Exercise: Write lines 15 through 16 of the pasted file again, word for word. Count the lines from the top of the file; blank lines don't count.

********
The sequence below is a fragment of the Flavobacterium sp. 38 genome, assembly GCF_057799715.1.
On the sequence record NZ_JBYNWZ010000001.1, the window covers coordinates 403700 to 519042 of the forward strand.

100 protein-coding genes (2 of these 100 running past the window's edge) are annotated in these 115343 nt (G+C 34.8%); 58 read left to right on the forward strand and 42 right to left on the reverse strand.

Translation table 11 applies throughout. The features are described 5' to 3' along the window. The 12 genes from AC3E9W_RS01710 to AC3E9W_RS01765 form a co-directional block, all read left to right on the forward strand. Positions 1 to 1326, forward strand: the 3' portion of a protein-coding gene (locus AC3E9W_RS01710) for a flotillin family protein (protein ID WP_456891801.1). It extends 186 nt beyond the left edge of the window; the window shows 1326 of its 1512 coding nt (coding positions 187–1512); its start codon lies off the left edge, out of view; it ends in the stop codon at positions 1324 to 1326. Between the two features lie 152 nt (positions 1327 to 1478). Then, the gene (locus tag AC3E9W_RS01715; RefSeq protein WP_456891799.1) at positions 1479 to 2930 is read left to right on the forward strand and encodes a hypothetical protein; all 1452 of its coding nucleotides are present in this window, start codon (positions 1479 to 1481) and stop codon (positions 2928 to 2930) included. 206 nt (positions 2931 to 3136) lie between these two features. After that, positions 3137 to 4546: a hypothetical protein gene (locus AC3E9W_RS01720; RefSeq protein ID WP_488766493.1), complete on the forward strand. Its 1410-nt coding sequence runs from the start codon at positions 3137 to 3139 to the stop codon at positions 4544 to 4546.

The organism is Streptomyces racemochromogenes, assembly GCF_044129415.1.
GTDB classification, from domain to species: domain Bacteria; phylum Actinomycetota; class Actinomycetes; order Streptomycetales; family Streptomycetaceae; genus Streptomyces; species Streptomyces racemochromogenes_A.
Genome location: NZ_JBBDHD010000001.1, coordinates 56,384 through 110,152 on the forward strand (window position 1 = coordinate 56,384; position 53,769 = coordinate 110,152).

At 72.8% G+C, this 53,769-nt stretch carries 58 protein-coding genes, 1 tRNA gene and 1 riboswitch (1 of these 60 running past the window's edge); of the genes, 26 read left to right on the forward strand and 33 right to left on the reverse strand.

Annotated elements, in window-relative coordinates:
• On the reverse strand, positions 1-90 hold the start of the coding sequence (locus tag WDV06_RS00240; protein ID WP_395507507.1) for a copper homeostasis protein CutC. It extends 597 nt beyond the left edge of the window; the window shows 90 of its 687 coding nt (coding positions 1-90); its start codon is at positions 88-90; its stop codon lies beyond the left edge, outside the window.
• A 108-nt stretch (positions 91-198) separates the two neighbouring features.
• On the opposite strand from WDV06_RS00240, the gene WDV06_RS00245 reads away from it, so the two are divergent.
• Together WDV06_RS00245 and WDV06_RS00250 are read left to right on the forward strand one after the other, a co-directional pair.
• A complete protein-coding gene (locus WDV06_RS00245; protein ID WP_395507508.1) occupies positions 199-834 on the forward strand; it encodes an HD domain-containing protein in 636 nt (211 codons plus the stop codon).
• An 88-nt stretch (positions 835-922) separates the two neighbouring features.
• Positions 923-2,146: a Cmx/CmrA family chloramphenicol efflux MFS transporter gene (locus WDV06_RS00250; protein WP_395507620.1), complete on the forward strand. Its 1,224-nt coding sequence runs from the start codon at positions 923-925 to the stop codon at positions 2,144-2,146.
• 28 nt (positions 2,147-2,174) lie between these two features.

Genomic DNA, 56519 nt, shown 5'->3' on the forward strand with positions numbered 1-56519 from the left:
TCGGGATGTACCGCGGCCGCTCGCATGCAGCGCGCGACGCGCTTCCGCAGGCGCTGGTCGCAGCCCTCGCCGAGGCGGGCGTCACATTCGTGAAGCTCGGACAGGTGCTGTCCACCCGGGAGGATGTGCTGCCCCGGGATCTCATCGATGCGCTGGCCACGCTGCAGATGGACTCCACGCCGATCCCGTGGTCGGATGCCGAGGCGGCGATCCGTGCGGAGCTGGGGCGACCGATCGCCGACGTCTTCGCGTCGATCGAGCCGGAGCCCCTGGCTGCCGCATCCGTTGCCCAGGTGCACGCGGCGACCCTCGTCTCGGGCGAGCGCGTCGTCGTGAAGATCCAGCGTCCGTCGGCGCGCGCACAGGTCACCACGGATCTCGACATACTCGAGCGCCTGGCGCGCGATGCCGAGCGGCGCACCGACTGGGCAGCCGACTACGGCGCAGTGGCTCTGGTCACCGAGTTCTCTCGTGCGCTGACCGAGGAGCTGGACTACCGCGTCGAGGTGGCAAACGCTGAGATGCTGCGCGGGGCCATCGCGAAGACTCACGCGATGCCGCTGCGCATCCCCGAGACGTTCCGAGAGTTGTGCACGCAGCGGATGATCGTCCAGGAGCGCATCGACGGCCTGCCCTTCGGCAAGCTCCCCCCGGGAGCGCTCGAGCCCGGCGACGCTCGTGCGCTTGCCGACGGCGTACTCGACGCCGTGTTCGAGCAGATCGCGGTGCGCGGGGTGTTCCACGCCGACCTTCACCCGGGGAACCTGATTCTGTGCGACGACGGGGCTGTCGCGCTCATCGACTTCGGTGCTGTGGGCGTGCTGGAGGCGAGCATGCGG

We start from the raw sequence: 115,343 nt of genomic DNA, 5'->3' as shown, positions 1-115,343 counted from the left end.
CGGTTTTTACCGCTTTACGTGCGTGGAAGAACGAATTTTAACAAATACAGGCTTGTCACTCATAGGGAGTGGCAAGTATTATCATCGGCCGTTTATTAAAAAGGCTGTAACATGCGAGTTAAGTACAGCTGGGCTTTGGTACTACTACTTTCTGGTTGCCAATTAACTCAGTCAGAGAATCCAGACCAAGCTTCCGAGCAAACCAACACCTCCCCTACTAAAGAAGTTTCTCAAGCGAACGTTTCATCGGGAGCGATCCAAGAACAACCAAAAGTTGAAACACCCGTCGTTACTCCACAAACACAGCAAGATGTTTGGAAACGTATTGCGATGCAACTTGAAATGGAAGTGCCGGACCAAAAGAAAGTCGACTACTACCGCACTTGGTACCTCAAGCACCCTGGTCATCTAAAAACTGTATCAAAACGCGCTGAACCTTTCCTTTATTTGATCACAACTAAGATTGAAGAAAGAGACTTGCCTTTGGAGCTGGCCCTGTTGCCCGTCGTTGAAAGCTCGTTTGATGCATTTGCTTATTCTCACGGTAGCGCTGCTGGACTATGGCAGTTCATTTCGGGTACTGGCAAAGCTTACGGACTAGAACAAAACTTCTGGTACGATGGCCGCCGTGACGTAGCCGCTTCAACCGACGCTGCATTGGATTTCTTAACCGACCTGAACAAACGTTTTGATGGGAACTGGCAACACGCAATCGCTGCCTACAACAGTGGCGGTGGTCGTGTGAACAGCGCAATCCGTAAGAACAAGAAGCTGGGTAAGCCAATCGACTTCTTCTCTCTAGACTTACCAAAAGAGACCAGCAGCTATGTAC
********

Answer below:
• An 88-nt stretch (positions 835-922) separates the two neighbouring features.
• Positions 923-2,146: a Cmx/CmrA family chloramphenicol efflux MFS transporter gene (locus WDV06_RS00250; protein WP_395507620.1), complete on the forward strand. Its 1,224-nt coding sequence runs from the start codon at positions 923-925 to the stop codon at positions 2,144-2,146.